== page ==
Your search returned 427 results in 146 document sections:

1 2 3 4 5 6 ...
he motives that impel men to desperate enterprises, had assembled a mixed multitude of restless spirits under the banner of the Lone Star. Here were gathered those indomitable men of battle whom Santa Anna pointedly characterized as the tumultuario of the Mississippi Valley; the ardent youth of the South, burning for glory and military enterprise. Here enthusiasts of constitutional freedom were mingled with adventurous soldiers from Europe; and souls as knightly, generous, and unstained as Bayard's, with outlaws and men of broken and desperate fortunes. Some of the best and some of the worst people in the world were thrown into contact; but in one quality all were alike, a hardihood that no danger could check. Never was an army collected in which the spirit of combat was more supreme. Manhood and personal prowess were the standards of superiority among these men, and they followed their chosen leaders with a fidelity and reckless devotion that had neither stint nor measure. Th
with the utmost expedition and in the greatest confusion. Thus the slaughter at Fredericksburgh closed. Sumner, Hooker, Wilcox, Meagher, French, and a host of other leaders, had been routed on our centre and left — Franklin, Meade, Jackson, Bayard, and Stoneman, had met with a fearful repulse on the right; for miles their dead and wounded lined the front of our works, and were scattered up and down the valley in great profusion; but even nature seemed shocked at such frightful carnage, andrvice, who had been expressly gathered in order to insure success. Their total loss in killed, wounded, and missing, has been placed at from fifteen thousand to twenty thousand by Northern journals of respectability. Among their killed were General Bayard, chief of cavalry, and General Jackson. Among the wounded, General Stoneman, General Vinton, General Gibbons, General Caldwell, General Meagher, General Kimball, and others. This defeat and slaughter sent such a thrill of horror through all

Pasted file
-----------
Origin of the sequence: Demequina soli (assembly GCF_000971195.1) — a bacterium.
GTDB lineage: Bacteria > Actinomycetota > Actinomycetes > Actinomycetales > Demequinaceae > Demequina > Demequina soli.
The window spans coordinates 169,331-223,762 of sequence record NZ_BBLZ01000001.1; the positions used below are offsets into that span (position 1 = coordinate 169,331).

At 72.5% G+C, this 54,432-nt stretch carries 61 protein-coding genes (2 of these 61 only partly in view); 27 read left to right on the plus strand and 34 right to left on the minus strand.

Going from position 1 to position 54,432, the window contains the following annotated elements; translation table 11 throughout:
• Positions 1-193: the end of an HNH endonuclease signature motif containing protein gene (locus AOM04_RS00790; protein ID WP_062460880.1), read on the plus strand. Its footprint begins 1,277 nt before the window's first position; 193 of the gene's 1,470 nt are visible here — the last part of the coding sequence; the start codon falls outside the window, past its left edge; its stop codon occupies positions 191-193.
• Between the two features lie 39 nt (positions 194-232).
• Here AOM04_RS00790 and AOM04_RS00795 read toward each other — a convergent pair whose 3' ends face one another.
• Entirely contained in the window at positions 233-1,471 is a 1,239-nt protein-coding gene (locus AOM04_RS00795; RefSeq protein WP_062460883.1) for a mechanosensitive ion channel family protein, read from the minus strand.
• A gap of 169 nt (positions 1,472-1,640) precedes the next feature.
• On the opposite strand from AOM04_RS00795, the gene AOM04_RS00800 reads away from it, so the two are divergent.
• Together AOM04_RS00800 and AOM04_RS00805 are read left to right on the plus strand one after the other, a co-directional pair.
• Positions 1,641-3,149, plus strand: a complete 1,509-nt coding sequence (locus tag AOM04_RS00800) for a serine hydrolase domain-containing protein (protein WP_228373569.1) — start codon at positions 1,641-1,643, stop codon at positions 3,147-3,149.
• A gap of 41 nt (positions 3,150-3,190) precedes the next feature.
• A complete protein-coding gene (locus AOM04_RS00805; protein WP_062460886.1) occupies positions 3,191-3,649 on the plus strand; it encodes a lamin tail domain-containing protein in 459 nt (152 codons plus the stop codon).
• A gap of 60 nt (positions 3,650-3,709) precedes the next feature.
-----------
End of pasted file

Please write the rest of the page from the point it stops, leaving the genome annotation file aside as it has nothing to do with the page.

Heros von Borcke, Memoirs of the Confederate War for Independence, Chapter 16: (search)
time been broken. We had to mourn the loss of two general officers, Maxey Gregg of South Carolina, and Thomas R. R. Cobb of Georgia, who fell on Marye's Heights. At his side General Cooke, a brother of Mrs Stuart, was dangerously wounded in the forehead. The Federal loss was not less than 14,000 in killed and wounded (we took only 800 prisoners), and in this frightful aggregate of casualties was to be reckoned the loss of many officers of rank. Among these there was the much-lamented General Bayard, a cavalry officer of great promise, who, far in the rear of his lines, was torn to pieces by one of our exploding shells while in the act of taking luncheon under a tree. General Lee has been much criticised, and chiefly by English writers, for not having assumed the offensive in this battle; but every one who knows how exceedingly difficult it had become, already at that time, to fill the ranks of the Confederate army, and how valuable each individual life in that army must have b